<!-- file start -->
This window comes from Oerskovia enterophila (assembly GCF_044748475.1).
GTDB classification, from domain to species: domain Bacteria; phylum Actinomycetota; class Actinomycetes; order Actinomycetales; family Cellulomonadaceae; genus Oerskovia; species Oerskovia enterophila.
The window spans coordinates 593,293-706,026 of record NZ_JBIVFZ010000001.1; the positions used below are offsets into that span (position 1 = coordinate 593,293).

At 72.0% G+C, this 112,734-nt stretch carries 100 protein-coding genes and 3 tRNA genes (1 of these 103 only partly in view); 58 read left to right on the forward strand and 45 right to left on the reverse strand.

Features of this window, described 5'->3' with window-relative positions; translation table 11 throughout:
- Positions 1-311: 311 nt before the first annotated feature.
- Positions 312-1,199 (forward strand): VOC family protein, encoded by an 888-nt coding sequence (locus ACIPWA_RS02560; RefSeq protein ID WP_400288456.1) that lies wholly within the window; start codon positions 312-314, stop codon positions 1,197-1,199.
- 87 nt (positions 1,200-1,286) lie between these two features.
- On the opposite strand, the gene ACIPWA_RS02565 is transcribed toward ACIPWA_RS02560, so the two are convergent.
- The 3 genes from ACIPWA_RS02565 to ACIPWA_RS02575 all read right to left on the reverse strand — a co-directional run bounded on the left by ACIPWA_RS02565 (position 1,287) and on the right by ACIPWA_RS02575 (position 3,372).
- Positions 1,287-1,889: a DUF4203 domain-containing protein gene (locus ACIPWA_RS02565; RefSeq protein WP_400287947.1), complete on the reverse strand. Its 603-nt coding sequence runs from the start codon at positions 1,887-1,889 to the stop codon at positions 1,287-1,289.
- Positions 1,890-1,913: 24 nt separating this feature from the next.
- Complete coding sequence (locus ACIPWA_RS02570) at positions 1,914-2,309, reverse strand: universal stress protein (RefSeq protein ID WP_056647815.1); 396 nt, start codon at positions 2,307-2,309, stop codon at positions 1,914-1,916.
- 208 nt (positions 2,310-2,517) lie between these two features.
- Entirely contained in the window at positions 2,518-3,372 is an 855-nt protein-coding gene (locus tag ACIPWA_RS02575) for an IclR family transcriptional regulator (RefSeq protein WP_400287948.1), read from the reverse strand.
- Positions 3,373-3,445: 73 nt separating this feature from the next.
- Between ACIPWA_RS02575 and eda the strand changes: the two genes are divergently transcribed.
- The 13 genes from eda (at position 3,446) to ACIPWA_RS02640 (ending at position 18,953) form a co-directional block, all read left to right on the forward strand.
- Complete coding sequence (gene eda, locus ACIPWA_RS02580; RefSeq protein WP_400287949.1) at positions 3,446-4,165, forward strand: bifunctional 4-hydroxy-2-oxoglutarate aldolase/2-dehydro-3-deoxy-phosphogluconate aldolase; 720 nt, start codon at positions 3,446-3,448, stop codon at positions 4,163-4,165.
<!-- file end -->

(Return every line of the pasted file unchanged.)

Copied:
This window comes from Oerskovia enterophila (assembly GCF_044748475.1).
GTDB classification, from domain to species: domain Bacteria; phylum Actinomycetota; class Actinomycetes; order Actinomycetales; family Cellulomonadaceae; genus Oerskovia; species Oerskovia enterophila.
The window spans coordinates 593,293-706,026 of record NZ_JBIVFZ010000001.1; the positions used below are offsets into that span (position 1 = coordinate 593,293).

At 72.0% G+C, this 112,734-nt stretch carries 100 protein-coding genes and 3 tRNA genes (1 of these 103 only partly in view); 58 read left to right on the forward strand and 45 right to left on the reverse strand.

Features of this window, described 5'->3' with window-relative positions; translation table 11 throughout:
- Positions 1-311: 311 nt before the first annotated feature.
- Positions 312-1,199 (forward strand): VOC family protein, encoded by an 888-nt coding sequence (locus ACIPWA_RS02560; RefSeq protein ID WP_400288456.1) that lies wholly within the window; start codon positions 312-314, stop codon positions 1,197-1,199.
- 87 nt (positions 1,200-1,286) lie between these two features.
- On the opposite strand, the gene ACIPWA_RS02565 is transcribed toward ACIPWA_RS02560, so the two are convergent.
- The 3 genes from ACIPWA_RS02565 to ACIPWA_RS02575 all read right to left on the reverse strand — a co-directional run bounded on the left by ACIPWA_RS02565 (position 1,287) and on the right by ACIPWA_RS02575 (position 3,372).
- Positions 1,287-1,889: a DUF4203 domain-containing protein gene (locus ACIPWA_RS02565; RefSeq protein WP_400287947.1), complete on the reverse strand. Its 603-nt coding sequence runs from the start codon at positions 1,887-1,889 to the stop codon at positions 1,287-1,289.
- Positions 1,890-1,913: 24 nt separating this feature from the next.
- Complete coding sequence (locus ACIPWA_RS02570) at positions 1,914-2,309, reverse strand: universal stress protein (RefSeq protein ID WP_056647815.1); 396 nt, start codon at positions 2,307-2,309, stop codon at positions 1,914-1,916.
- 208 nt (positions 2,310-2,517) lie between these two features.
- Entirely contained in the window at positions 2,518-3,372 is an 855-nt protein-coding gene (locus tag ACIPWA_RS02575) for an IclR family transcriptional regulator (RefSeq protein WP_400287948.1), read from the reverse strand.
- Positions 3,373-3,445: 73 nt separating this feature from the next.
- Between ACIPWA_RS02575 and eda the strand changes: the two genes are divergently transcribed.
- The 13 genes from eda (at position 3,446) to ACIPWA_RS02640 (ending at position 18,953) form a co-directional block, all read left to right on the forward strand.
- Complete coding sequence (gene eda, locus ACIPWA_RS02580; RefSeq protein WP_400287949.1) at positions 3,446-4,165, forward strand: bifunctional 4-hydroxy-2-oxoglutarate aldolase/2-dehydro-3-deoxy-phosphogluconate aldolase; 720 nt, start codon at positions 3,446-3,448, stop codon at positions 4,163-4,165.